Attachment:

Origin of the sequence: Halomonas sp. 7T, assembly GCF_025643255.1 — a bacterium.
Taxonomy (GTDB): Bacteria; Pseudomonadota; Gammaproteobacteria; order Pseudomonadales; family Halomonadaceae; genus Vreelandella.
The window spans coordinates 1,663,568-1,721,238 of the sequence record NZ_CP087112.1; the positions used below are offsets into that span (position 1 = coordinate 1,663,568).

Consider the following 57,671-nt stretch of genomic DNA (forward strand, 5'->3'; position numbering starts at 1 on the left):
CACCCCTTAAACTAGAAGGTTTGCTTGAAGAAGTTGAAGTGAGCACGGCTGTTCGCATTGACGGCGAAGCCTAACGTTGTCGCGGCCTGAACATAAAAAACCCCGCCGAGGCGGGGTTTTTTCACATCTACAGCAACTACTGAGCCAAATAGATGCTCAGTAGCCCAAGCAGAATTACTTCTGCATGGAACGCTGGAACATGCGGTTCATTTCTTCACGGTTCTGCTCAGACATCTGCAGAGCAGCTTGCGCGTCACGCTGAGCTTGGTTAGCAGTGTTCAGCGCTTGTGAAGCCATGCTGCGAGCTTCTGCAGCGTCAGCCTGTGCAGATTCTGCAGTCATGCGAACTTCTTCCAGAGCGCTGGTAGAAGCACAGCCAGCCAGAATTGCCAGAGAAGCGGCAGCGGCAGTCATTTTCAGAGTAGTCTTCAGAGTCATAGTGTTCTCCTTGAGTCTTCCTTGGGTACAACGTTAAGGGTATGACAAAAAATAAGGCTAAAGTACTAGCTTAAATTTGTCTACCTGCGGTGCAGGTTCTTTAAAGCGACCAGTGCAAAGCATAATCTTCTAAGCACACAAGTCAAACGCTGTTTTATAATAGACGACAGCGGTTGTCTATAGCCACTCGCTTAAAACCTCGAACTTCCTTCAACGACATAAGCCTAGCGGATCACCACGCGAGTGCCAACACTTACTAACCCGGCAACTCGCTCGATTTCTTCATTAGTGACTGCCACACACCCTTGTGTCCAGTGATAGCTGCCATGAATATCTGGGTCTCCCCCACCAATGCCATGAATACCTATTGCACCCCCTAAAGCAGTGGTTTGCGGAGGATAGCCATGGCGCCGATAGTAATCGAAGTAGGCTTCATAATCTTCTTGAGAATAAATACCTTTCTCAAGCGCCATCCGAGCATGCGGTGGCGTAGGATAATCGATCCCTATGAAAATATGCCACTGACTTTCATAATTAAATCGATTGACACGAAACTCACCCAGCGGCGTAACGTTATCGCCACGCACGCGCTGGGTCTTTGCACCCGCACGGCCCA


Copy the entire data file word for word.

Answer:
Origin of the sequence: Halomonas sp. 7T, assembly GCF_025643255.1 — a bacterium.
Taxonomy (GTDB): Bacteria; Pseudomonadota; Gammaproteobacteria; order Pseudomonadales; family Halomonadaceae; genus Vreelandella.
The window spans coordinates 1,663,568-1,721,238 of the sequence record NZ_CP087112.1; the positions used below are offsets into that span (position 1 = coordinate 1,663,568).

Consider the following 57,671-nt stretch of genomic DNA (forward strand, 5'->3'; position numbering starts at 1 on the left):
CACCCCTTAAACTAGAAGGTTTGCTTGAAGAAGTTGAAGTGAGCACGGCTGTTCGCATTGACGGCGAAGCCTAACGTTGTCGCGGCCTGAACATAAAAAACCCCGCCGAGGCGGGGTTTTTTCACATCTACAGCAACTACTGAGCCAAATAGATGCTCAGTAGCCCAAGCAGAATTACTTCTGCATGGAACGCTGGAACATGCGGTTCATTTCTTCACGGTTCTGCTCAGACATCTGCAGAGCAGCTTGCGCGTCACGCTGAGCTTGGTTAGCAGTGTTCAGCGCTTGTGAAGCCATGCTGCGAGCTTCTGCAGCGTCAGCCTGTGCAGATTCTGCAGTCATGCGAACTTCTTCCAGAGCGCTGGTAGAAGCACAGCCAGCCAGAATTGCCAGAGAAGCGGCAGCGGCAGTCATTTTCAGAGTAGTCTTCAGAGTCATAGTGTTCTCCTTGAGTCTTCCTTGGGTACAACGTTAAGGGTATGACAAAAAATAAGGCTAAAGTACTAGCTTAAATTTGTCTACCTGCGGTGCAGGTTCTTTAAAGCGACCAGTGCAAAGCATAATCTTCTAAGCACACAAGTCAAACGCTGTTTTATAATAGACGACAGCGGTTGTCTATAGCCACTCGCTTAAAACCTCGAACTTCCTTCAACGACATAAGCCTAGCGGATCACCACGCGAGTGCCAACACTTACTAACCCGGCAACTCGCTCGATTTCTTCATTAGTGACTGCCACACACCCTTGTGTCCAGTGATAGCTGCCATGAATATCTGGGTCTCCCCCACCAATGCCATGAATACCTATTGCACCCCCTAAAGCAGTGGTTTGCGGAGGATAGCCATGGCGCCGATAGTAATCGAAGTAGGCTTCATAATCTTCTTGAGAATAAATACCTTTCTCAAGCGCCATCCGAGCATGCGGTGGCGTAGGATAATCGATCCCTATGAAAATATGCCACTGACTTTCATAATTAAATCGATTGACACGAAACTCACCCAGCGGCGTAACGTTATCGCCACGCACGCGCTGGGTCTTTGCACCCGCACGGCCCA